A coalition of progressive labor and community organizations is pressing to plug up New York State’s budget deficit with some targeted taxes aimed at the very wealthy.

New York Governor Andrew Cuomo has proposed budget cuts and more broad-based taxes, such as a levy on marijuana businesses, to close the $6.1 billion gap, the result of Medicaid expenses.  But the Strong For All coalition is pressing for “budget justice,” a package of higher taxes on the very rich rather than austerity budget cuts and new levies that hit the non-wealthy.  They want to go beyond the deficit mentality.

A group of Democratic lawmakers in the state are answering the call.  They are putting forward a revenue proposal that would generate over $30 billion a year by targeting the state’s highest income earners and billionaires. Funds would be directed towards affordable housing, a Green New Deal, and investments in education, transportation and infrastructure.  A recent poll found that 67 percent of New Yorkers support these measures.

“We are trying to make sure lawmakers have a good, strong menu of items to look at that only target the superrich,” Michael Kink, the executive director of the Strong for All coalition, told a reporter from The Wall Street Journal. Kink also pointed out that tax increases on the wealthy are more popular with voters than cuts to government services.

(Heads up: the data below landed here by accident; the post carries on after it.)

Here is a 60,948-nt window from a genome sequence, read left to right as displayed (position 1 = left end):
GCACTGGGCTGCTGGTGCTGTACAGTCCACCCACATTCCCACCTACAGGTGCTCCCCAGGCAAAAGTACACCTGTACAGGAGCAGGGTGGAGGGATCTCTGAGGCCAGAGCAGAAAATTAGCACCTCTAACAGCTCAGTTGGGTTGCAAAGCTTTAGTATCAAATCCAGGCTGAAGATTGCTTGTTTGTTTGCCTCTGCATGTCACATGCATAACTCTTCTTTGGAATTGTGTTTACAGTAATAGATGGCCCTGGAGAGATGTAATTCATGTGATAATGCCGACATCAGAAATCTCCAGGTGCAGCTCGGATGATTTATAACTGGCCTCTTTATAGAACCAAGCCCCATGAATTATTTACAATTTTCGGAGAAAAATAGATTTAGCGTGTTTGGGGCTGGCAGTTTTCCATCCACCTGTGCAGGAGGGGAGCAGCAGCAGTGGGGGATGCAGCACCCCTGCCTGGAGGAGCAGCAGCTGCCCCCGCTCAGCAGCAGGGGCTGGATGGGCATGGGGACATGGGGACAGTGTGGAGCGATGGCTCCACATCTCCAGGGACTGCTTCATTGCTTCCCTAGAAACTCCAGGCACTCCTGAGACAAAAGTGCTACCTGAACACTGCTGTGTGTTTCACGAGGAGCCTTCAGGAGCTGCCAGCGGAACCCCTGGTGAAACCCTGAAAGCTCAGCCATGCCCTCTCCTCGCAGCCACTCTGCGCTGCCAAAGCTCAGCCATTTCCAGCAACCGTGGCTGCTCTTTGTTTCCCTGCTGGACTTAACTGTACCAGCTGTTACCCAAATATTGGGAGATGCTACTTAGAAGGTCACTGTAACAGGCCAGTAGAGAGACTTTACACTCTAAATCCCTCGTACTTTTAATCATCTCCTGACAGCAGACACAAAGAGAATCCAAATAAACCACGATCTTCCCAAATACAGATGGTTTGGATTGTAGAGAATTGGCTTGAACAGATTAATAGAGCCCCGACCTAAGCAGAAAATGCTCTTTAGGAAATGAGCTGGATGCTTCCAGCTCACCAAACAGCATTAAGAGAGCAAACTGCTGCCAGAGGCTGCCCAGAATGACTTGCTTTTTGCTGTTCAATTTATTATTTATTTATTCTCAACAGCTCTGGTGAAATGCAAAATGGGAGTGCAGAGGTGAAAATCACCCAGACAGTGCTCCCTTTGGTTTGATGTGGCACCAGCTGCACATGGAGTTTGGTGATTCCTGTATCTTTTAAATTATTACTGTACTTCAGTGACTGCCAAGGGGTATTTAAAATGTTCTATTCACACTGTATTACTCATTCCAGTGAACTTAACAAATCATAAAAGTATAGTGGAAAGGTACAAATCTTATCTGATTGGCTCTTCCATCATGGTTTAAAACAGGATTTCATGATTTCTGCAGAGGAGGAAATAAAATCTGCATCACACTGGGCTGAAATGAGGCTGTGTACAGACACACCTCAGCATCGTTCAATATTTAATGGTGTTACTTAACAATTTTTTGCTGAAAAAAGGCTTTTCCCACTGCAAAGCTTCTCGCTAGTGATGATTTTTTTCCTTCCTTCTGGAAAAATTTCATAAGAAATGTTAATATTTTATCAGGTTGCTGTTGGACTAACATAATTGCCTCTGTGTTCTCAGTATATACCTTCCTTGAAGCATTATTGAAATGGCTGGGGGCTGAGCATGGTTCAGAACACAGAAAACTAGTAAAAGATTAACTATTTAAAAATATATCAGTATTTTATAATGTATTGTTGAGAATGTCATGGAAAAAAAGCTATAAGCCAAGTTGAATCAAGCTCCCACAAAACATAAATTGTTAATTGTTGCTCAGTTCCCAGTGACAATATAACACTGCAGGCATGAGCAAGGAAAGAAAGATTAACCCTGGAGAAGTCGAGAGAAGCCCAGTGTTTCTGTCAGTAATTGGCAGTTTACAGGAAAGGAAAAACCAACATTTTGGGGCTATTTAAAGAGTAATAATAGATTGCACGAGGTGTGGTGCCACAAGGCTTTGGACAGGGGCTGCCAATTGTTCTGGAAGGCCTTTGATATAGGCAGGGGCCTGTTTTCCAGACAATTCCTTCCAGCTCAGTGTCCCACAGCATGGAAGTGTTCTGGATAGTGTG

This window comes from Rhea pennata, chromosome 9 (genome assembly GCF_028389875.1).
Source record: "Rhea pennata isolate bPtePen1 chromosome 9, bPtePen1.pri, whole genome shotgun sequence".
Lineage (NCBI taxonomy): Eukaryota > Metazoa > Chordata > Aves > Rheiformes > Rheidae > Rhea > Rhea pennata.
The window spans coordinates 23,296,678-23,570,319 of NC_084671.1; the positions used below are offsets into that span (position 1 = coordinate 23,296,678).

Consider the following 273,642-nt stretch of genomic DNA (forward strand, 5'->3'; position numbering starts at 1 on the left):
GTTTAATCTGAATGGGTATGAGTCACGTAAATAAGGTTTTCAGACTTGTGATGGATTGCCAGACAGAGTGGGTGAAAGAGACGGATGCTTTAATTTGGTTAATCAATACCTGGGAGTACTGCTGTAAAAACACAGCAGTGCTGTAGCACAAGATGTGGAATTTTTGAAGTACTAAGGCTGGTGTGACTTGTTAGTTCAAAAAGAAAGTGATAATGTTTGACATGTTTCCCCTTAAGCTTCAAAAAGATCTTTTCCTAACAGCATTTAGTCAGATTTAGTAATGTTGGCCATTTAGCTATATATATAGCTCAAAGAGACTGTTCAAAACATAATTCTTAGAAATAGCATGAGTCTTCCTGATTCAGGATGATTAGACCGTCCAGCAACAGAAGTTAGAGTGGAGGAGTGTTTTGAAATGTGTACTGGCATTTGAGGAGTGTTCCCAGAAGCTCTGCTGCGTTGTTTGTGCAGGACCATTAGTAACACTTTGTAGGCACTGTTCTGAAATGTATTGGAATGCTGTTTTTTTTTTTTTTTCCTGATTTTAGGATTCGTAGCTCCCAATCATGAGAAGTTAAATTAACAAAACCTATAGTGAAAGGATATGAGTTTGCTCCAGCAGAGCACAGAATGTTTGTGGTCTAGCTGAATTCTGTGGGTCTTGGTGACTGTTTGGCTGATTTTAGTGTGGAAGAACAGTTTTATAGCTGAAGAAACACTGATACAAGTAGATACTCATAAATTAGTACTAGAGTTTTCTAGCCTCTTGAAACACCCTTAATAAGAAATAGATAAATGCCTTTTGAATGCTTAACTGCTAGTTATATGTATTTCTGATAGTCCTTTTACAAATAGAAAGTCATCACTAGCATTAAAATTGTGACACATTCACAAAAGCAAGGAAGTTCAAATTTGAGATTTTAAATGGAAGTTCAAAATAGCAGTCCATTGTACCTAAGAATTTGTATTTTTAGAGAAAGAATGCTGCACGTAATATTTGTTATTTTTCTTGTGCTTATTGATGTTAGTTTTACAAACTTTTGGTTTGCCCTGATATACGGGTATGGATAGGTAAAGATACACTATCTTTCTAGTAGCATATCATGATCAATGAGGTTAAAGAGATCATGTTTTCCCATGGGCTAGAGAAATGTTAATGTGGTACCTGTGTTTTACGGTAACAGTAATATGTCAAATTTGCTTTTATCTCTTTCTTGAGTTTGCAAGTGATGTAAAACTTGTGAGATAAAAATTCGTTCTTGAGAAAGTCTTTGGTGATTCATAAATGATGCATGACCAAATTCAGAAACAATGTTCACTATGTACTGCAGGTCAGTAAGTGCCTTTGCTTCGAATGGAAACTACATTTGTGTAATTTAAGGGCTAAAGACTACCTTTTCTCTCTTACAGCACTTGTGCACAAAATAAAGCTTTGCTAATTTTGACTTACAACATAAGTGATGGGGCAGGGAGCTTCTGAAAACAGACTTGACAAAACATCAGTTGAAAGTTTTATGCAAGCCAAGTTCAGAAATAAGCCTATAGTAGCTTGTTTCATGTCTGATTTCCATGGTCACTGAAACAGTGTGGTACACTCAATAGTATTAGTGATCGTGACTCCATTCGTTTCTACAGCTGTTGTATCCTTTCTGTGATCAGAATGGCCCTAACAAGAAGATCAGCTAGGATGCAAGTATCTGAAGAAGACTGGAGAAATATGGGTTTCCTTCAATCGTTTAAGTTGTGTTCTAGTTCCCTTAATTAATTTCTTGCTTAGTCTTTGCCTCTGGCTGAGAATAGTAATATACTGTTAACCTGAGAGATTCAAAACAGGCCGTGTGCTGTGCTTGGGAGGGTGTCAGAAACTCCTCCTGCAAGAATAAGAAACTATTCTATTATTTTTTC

The menu includes 14 proposals such as a state wealth tax that would raise $10 billion a year, several new top income tax rates on income over $5 million, that would raise $2.2 billion a year, and a “pied-a terre” luxury housing vacancy tax that would raise $650 million a year.

The wealth tax is a state version of the proposal put forward by presidential candidates and U.S. Senators Elizabeth Warren and Bernie Sanders. Other states are exploring an annual wealth tax, including California. The Democratic candidate for governor of West Virginia, Stephen Smith, has also called for a state wealth tax.

Other New York state proposals include the elimination of tax breaks for private jets and yachts, and a state elimination of the carried interest loophole that benefits hedge fund managers, a measure that would raise $3.5 billion for the state.

“Why on Earth should a billionaire get a tax break on the purchase of a yacht or private plane?” asked state Senator Brad Hoylman, lead sponsor of the package who represents the west side of Manhattan. “This is not the 21st century approach to making certain we have the revenue for schools and affordable housing and mass transit.”

Chuck Collins directs the Program on Inequality and the Common Good at the Institute for Policy Studies.

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